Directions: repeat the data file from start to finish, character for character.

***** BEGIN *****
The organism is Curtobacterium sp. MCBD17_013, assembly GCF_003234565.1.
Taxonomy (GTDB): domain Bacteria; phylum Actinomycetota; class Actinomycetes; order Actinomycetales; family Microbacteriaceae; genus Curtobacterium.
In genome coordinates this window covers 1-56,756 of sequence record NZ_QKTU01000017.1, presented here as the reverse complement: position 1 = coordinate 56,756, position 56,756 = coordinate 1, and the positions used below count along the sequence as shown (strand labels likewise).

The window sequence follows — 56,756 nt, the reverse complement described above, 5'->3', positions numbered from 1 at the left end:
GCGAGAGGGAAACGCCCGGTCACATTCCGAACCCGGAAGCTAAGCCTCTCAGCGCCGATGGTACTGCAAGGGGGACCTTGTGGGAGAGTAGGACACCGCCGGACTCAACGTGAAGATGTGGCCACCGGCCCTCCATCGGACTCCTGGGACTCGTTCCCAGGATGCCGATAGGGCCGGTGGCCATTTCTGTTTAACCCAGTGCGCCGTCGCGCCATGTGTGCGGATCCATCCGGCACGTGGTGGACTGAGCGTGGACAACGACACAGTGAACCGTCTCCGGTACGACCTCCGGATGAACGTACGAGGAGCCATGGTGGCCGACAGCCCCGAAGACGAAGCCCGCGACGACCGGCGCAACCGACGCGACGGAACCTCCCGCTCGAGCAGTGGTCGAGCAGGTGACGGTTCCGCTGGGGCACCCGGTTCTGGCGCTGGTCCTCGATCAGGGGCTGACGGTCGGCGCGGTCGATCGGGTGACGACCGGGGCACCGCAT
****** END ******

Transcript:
The organism is Curtobacterium sp. MCBD17_013, assembly GCF_003234565.1.
Taxonomy (GTDB): domain Bacteria; phylum Actinomycetota; class Actinomycetes; order Actinomycetales; family Microbacteriaceae; genus Curtobacterium.
In genome coordinates this window covers 1-56,756 of sequence record NZ_QKTU01000017.1, presented here as the reverse complement: position 1 = coordinate 56,756, position 56,756 = coordinate 1, and the positions used below count along the sequence as shown (strand labels likewise).

The window sequence follows — 56,756 nt, the reverse complement described above, 5'->3', positions numbered from 1 at the left end:
GCGAGAGGGAAACGCCCGGTCACATTCCGAACCCGGAAGCTAAGCCTCTCAGCGCCGATGGTACTGCAAGGGGGACCTTGTGGGAGAGTAGGACACCGCCGGACTCAACGTGAAGATGTGGCCACCGGCCCTCCATCGGACTCCTGGGACTCGTTCCCAGGATGCCGATAGGGCCGGTGGCCATTTCTGTTTAACCCAGTGCGCCGTCGCGCCATGTGTGCGGATCCATCCGGCACGTGGTGGACTGAGCGTGGACAACGACACAGTGAACCGTCTCCGGTACGACCTCCGGATGAACGTACGAGGAGCCATGGTGGCCGACAGCCCCGAAGACGAAGCCCGCGACGACCGGCGCAACCGACGCGACGGAACCTCCCGCTCGAGCAGTGGTCGAGCAGGTGACGGTTCCGCTGGGGCACCCGGTTCTGGCGCTGGTCCTCGATCAGGGGCTGACGGTCGGCGCGGTCGATCGGGTGACGACCGGGGCACCGCAT